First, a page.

Names of trees, plants, shrubs and flowers together with echoes of a bygone rural life and countryside themes are prevalent in the top 50, underlining the importance of our homes as a retreat from the stresses and strains of modern life.

Significant moves up the popularity stakes include: The Old School House (up from 26th to 8th), The Barn (up from 32nd to 11th) and Orchard House (up from 12th to 5th).

Significant movers down the ratings are: The White House (down from 7th to 29th), The Gables (down from 10th to 22nd) and The Greenacres (down from 24th to 45th).

Nostalgia still rules when it comes to house naming and there are few signs of contemporary names joining the list. Springfield appears in the top 50, but is more likely to reflect the widespread rural theme than the home town of arguably TV’s best known cartoon family, The Simpsons. Nirvana is popular too, but probably alludes to the Buddhist name for the end of suffering rather than the eponymous American grunge band!

A selection of the least frequently found house names include: Arcadia, Bali Hai, Omega, Tangle Trees, The Hive, Witsend, Bedlam, Tally Ho and Pooh Corner.


Regionally there are some interesting variations. In the North of England physical features of the landscape are evident in such names as Fell View, Hill Side, Stone Leigh, High View, Fir Trees, Ivy Cottage, Hill Crest and Grey Stones. Echoes of the Industrial Revolution also appear in names such as Prospect House, Mill House, Toll House, The Shires, Tethers End and The Mill. There are also a number of Windy Ridges as well as The Vicarage and The Old Rectory–perhaps reference to the Pennines or the moors and tales of The Bronte family of Haworth?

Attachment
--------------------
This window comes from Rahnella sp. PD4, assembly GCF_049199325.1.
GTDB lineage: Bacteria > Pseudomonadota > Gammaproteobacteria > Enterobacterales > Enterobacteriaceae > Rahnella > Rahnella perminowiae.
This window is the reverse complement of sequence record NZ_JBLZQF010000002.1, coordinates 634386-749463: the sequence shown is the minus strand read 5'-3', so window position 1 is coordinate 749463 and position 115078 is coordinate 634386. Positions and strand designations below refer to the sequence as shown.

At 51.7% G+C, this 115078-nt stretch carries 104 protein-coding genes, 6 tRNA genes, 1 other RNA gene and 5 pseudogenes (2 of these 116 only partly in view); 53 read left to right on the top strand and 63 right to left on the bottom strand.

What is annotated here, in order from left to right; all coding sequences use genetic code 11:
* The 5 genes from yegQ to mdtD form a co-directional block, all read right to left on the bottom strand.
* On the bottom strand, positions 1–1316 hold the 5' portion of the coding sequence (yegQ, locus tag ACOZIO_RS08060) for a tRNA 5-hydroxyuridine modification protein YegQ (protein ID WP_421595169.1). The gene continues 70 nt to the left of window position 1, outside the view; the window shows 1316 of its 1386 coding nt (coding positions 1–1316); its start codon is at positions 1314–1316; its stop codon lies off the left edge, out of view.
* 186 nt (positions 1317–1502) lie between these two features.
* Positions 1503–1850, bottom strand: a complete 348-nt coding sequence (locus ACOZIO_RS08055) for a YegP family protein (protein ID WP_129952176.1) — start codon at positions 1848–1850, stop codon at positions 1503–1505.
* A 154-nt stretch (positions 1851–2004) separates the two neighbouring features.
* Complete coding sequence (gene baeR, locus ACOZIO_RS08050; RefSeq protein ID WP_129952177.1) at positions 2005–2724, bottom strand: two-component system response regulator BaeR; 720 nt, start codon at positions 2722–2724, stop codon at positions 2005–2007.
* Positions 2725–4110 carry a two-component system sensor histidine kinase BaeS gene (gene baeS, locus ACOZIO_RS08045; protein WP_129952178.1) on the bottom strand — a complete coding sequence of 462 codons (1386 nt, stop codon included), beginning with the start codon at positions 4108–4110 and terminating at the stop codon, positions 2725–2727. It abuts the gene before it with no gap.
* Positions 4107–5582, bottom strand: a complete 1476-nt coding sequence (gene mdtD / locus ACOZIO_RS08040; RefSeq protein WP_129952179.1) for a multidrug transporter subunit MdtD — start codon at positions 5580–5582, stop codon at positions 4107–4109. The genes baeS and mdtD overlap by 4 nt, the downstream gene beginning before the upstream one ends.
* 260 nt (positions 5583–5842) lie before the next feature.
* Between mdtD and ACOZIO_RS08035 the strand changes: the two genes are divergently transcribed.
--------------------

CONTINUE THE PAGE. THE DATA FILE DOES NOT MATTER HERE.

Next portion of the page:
The Midlands and East Anglia have a number of agricultural references such as Manor House, Home Farm, The Grange, Yew Tree Cottage, Woodlands, The Hollies, The Laurels, Primrose Cottage, and The Elms. Other names in the region include Bridge Cottage, Riverside, The Anchorage and Church Farm.

Not surprisingly popular names in Scotland and Wales reflect a very strong national identity. House names such as Braeside, Glen Cairn, St Andrews, Fairways, Blacksmith Cottages and Cruachan are evident in Scotland, whilst names such as Ty Gwyn (White House), Brynawel (Hill Breeze), Hafen (Haven) and Ty Newydd (New House) are evident in Wales. Wales also sees more nautical names than most regions – these include Mariners Cottage, Sea Scape, Channel View and Ocean View.